Nats acquire LHP Ian Krol to complete Morse deal
The Nationals already came out ahead inthe Michael Morse trade, acquiring two righties with upside in AJ Cole and Blake Treinen. On Wednesday, they added to the previous bounty when the player to be named later was named: LHP Ian Krol. The lefty, who was once lauded by prospect gurus Kevin Goldstein and Keith Law in 2010, has fought through some self-inflicted drama as well as some minor injuries since then; the Nationals are picking him up in hopes that he'll continue to be “a joy to watch” as Goldstein mentioned and will build upon his solid 2012 season.
Krol is a pitcher, not a thrower. His mechanics are excellent, throwing from a ¾ arm slot, and he has no issues locating his three pitches. Like former Nats prospects Tommy Milone and Danny Rosenbaum, Krol lacks velocity, topping out at 90-91 MPH. In order to keep climbing up the ladder, he must continue to exhibit excellent command on the hill and induce ground balls. Krol is mentioned all the time as being a fierce competitor with a feel for pitching that is much more mature than most others. He's not afraid to attack batters inside, and uses his above average changeup and excellent curveball (called “demoralizing” by the clever Ryan Sullivan of NatsGM) to make up for his fastball velocity deficiency.
Statistically, Krol has one excellent season under his belt (2010), two incomplete years (2009 and 2011) and one mediocre one (2012). It's difficult to draw conclusions from his 2012 season, where he went 2-9 with a 5.20 ERA in 97 innings; Krol pitched almost all of his innings in an extreme hitters' league and was coming off of a 2011 season where he only threw 5 innings. His ground ball tendencies make him unlikely to allow the 1.2 HR/9 he gave up in 2012 again in the future, and his 3.42 K/BB ratio remained excellent. This makes him a likely bounce-back candidate in 2013.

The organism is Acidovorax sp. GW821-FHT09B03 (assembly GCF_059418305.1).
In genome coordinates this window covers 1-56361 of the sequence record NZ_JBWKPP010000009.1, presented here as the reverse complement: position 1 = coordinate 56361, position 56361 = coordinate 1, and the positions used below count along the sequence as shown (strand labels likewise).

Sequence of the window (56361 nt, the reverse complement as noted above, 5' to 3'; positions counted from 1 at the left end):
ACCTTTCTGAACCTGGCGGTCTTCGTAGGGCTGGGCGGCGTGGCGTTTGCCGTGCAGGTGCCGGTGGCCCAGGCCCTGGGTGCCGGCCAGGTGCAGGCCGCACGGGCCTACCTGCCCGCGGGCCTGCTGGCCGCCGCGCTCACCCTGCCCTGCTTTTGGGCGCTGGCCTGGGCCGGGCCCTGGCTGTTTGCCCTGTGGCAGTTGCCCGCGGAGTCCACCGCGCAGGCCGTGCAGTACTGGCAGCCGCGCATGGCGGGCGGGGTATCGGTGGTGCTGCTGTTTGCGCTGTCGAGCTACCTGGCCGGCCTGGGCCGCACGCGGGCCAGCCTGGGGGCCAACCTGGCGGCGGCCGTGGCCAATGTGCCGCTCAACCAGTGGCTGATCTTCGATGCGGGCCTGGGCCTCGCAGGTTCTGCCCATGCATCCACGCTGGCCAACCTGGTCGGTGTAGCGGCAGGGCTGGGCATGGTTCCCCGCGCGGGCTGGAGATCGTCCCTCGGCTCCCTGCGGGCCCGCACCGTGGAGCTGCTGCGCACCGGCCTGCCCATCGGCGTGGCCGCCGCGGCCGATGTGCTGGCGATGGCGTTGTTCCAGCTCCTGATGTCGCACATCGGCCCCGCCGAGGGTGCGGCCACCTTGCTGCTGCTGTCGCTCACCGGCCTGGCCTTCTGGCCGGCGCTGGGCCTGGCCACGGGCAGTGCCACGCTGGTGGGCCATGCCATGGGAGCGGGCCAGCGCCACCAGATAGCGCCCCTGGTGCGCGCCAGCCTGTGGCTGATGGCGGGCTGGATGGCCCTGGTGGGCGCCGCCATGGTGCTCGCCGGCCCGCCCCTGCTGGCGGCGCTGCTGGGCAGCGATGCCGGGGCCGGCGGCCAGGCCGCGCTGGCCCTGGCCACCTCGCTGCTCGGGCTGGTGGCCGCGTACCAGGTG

While some people are concerned with Krol's makeup, it appears that he has grown up a lot since tweeting out a homophobic slur that led to a 2 month suspension in 2011. His high school suspension due to being in the presence of alcohol is something I can't fault him for (we all were teenagers at some point), and would be completely forgotten if controversy hadn't have struck in again later on (for example, nobody mentions Tyler Clippard's high school DUI anymore). As long as Krol is a model citizen in the Nats organization, it is fair to forgive and forget the 21 year old's past issues.
Krol's accolades in his four seasons with the A's organization are impressive. He won the club's minor league pitcher of the year award in 2010 and was recognized that offseason by Baseball America as having the best curveball and control in the A's system. This is not the first time Mike Rizzo has targeted a pitcher from a colder weather area. Krol, a Chicago-area native joins Major League success stories such as Jordan Zimmernann (Wisconsin), Ross Detwiler (Missouri), Aaron Crow (Missouri, didn't sign). Krol is a fairly known quantity at this point and can become a Major League pitcher by keeping the ball on the ground and not walking batters.